**RQ2 - What Is the Students’ Perception Of, and Engagement In, the ER-based Lecture and Exercises?** Our hypothesis is that students would find the ER-based lecture and exercises interesting and useful, manifesting in high engagement in these activities and interest to integrate robotics into other mathematics lessons in the long term [21]. Students’ appreciation for the proposed ER-based activities was assessed with a within-subjects experiment and via two complementary approaches: an objective assessment of their behaviour during the exercise session and a subjective assessment of their perception of the ER-based theoretical lecture and exercises. Throughout the exercise sessions students are free to decide which (among the 31 traditional and 6 ER-based) exercises to address, in which order and in which manner. Students could in fact pick a traditional exercise and solve it without using the robot (referred to as “traditional”); an ER-based exercise and solve it using the robot to validate their solutions (referred to as “robotics with robot”); or, lastly, the same ER-based exercises that the students decided to solve without using the robot (referred to as “robotics without robot”). In the *Roadmap*, students were thus asked to report the order in which they did the exercises and, for ER-based ones, whether they used the robot or not. Students’ appreciation for the ER-based theoretical lecture and exercises was measured in terms of perceived interest and usefulness, respectively with the *Robotics theory survey* and the *Roadmap*, which also allows for the analysis of students’ behaviour. At the end of the experiment, students were administered a final *Perception* survey, to evaluate their perception of the proposed ER-based content from the perspectives of interest, collaboration, facility (with respect to solving the exercises), effort and future interest (with respect to including robotics in future mathematics lessons, as well as lessons of other disciplines). Each of these items corresponded to a minimum of 2 questions, to acquire a more reliable estimate of the construct from the students [13]. Internal consistency is calculated using Cronbach’s alpha [7].

**RQ3 - Do the Findings Differ According to Students’ Prior Appreciation for Mathematics?** Our hypothesis is that ER would interest students and help engage those that are generally less invested in the mathematics curriculum, and thus compensate for differences in terms of prior mathematics appreciation. To investigate this question, we rely on the data collected for RQ1 and RQ2, categorising students based on their reported liking of mathematics on a 7-point Likert scale (13 do, 7 don’t). More specifically, we consider differences in performance (learning gain), the level of engagement in the exercise sessions and the overall perception of the robotics-enhanced geometry lecture.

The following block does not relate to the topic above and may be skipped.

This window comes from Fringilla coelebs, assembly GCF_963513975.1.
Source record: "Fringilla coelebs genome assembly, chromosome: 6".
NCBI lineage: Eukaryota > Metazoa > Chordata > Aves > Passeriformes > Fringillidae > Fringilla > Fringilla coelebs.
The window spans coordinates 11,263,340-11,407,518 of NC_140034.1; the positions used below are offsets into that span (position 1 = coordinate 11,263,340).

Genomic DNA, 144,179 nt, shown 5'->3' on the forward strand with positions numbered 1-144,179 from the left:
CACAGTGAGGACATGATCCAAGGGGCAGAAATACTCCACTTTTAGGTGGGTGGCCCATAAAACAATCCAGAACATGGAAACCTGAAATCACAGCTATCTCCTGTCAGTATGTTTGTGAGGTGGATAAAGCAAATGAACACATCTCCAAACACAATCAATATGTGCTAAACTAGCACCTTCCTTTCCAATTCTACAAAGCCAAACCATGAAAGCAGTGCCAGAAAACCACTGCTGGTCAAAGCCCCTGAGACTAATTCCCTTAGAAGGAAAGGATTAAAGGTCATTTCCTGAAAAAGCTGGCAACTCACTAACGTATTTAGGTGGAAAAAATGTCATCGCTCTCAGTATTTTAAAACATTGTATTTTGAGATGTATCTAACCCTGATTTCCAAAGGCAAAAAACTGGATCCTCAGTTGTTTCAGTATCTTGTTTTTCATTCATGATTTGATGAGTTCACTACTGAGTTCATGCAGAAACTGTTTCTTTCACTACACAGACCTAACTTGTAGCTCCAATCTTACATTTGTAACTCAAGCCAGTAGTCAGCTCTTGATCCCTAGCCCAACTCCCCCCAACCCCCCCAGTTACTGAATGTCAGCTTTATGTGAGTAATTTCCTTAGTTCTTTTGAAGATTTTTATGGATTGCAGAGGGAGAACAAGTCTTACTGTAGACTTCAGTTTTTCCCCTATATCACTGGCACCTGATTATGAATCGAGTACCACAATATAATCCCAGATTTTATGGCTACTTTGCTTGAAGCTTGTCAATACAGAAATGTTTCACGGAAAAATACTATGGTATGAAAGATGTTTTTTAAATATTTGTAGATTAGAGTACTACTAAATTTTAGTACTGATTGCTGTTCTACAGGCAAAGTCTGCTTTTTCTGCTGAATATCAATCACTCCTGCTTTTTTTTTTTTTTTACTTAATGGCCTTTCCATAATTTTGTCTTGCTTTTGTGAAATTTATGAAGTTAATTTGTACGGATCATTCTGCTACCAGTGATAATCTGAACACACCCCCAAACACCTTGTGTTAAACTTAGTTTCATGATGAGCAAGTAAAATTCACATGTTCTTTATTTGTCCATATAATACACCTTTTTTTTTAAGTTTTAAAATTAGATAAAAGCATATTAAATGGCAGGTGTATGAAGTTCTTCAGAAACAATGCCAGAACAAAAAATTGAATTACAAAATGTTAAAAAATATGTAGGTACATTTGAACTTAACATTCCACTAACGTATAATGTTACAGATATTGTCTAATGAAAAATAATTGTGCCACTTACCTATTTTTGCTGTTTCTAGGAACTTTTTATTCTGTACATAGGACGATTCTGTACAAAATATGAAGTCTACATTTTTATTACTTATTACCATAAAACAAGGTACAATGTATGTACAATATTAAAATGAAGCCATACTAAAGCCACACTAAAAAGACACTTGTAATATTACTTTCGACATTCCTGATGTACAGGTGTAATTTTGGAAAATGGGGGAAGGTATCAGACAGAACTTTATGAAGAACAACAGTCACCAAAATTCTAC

## 3 Results

### 3.1 RQ1 - Lecture Type and Students’ Learning

Test 1 was administered prior to the start of the interventions and was used to ensure that the students in both conditions had similar levels of prior knowledge (Kruskal Wallis test fails to reject \(H_0\), \(p>0.05\)). The students’ performance in Test 2 and Test 3 exceeded 80% for both experimental arms (Test 2: \(84\pm 11\)% for condition RT, and \(84\pm 15\)% for condition TR; Test 3: \(86\pm 8 \)% for condition RT and \(87\pm 11\)% for condition TR). No significant difference was found between the two conditions (Kruskal Wallis test fails to reject \(H_0\), \(p>0.05\)). The finding thus seems to suggest that the ER-based lecture is equivalent to the traditional one in terms of students’ learning, with both groups being sufficiently prepared to move on to the exercises after their first theory lecture. The lack of significant progress from test 2 to test 3 might be due to a ceiling effect in the test as to its focus on fundamentals.

### 3.2 RQ2 - Students’ Perception and Engagement

Figure 2 reports the students’ perception of the ER-based theoretical lecture, in terms of interest and utility, measured via the *Robotics theory* survey. Students in the RT condition, who started with the ER-based lecture, perceived it as significantly more interesting (Kruskal Wallis p = 0.0073, H = 7.3, D = 1.43), and, although not significantly, also more useful than those in the TR condition, who did it after the traditional lecture. This finding supports the results of RQ1 in suggesting that the two types of lectures are equally valid in transmitting relevant knowledge to the students, with those in condition TR thus finding the ER-based lecture of little interest and utility. Conversely, one of the teachers expressed a preference towards the TR condition, described as closer to the current practice and both manifested interest towards ER-based mathematics.